Most often a play freely invites you to experience the entire scope of its universe; it extends itself before you, arms wide open, encouraging you to consume everything down to the most minute nuance. The infinity of implications tied to the life inside the play sits on display for the audience and all access is welcomed.
Tennessee Williams’ play Suddenly Last Summer with conniving strategy reveals only slivers of its story, building audience intrigue beginning to end, until the massive release contained in the final chilling scene.
It is an intoxicating script of such quality that 90 minutes felt no longer than 30. However the best scripts require a worthy director’s breath of life, along with a group of skilled actors who are capable of entering into their director’s vision with total commitment. Otherwise the level of quality in the writing becomes washed into oblivion. Theatre Burlington’s current production of Suddenly Last Summer is an absolute success.
Tom Mackan is a very well–established director who can always adapt a clear vision of his goal. Mackan thrives when faced with a challenge. He pays attention to every detail and is motivated by the straightforward intention of illuminating exactly what is most poignant. Mackan’s unbending yet unpretentious spirit enables him to extract the most from his cast and crew, and to master the life inside his projects.
Suddenly Last Summer offers slices of itself until a picture begins to form. Well–crafted in the progression of scenes, this play wouldn’t work without the sculpting that exists behind its timeline.
Immediately we are introduced to a wealthy matriarch, whose spirit seems to contain a seed of evil — the source of which remains as a source of intrigue for the audience, and ultimately sets up the play’s intense foundation. Deb Dagenais is brilliant as Violet Venable, a widow of considerably cold character who sits in an old wooden wheelchair — which seems to carry a haunting presence of its own. The play is set in 1935 New Orleans.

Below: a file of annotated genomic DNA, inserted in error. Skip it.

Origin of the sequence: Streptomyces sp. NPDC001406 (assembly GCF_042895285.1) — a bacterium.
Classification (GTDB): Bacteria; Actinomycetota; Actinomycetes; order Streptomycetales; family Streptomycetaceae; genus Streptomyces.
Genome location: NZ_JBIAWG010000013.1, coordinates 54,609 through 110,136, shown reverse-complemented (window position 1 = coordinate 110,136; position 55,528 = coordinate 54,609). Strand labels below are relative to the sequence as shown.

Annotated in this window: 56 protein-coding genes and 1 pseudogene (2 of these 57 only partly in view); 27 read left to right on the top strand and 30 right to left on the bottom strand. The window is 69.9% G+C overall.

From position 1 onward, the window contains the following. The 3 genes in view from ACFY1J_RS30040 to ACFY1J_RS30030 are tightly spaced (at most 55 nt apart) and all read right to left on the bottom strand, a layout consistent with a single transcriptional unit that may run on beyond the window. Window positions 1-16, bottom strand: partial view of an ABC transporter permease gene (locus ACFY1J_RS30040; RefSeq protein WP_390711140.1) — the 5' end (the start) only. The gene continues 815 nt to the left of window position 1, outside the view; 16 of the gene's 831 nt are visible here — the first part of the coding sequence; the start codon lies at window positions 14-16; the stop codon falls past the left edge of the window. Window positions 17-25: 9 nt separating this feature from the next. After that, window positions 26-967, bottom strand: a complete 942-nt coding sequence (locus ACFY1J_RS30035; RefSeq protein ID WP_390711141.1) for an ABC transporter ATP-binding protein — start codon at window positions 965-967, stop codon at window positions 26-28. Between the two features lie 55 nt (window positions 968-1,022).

The first glimpse of Tennessee Williams’ story is revealed when Violet converses severely with Dr. Cukrowicz (played by A.J. Haygarth, who uses a sort of rigid yet mysterious aura to conjure a compelling figure). Violet attempts to convince the doctor that a lobotomy is the only recourse for the young woman who witnessed her son’s death last summer, and whose resulting insanity must be put to an end.
We soon learn that the young woman is her own niece (though Violet stresses only by marriage) – she was the only person with Sebastian (Violet’s son) when the incident of his death occurred. Violet is bitter that she was unable to travel with Sebastian that last summer; he was a poet of popular social standing and fame. A picture is painted of Sebastian having been an almost mythically exciting central figure to the family, who garnered attention and status from his youthful popularity.
Natalie Ruginis, who plays Catharine Holly (the niece), gives a startlingly vibrant portrayal, going head to head with Deb Dagenais and ultimately matching her in skill. These two women are fantastic together; both conjure dagger–sharp emotion in their respective roles and hold the script up to its highest of standards. The smaller performances are weaker but do not damage the outcome – although it’s a close call for Carla Zabek as Sister Felicity, Catharine’s keeper since the incident.
Housing this production is an absolutely incredible set – I cannot give enough kudos to Dani Podetz for his design. This is all–round a very impressive production of a very impressive, intriguing play. V
SUDDENLY LAST SUMMER
Feb. 8-16. 8pm
Presented by Theatre Burlington
@ Drama Centre.
2311 New St., Burlington.
tix: (905) 637–1728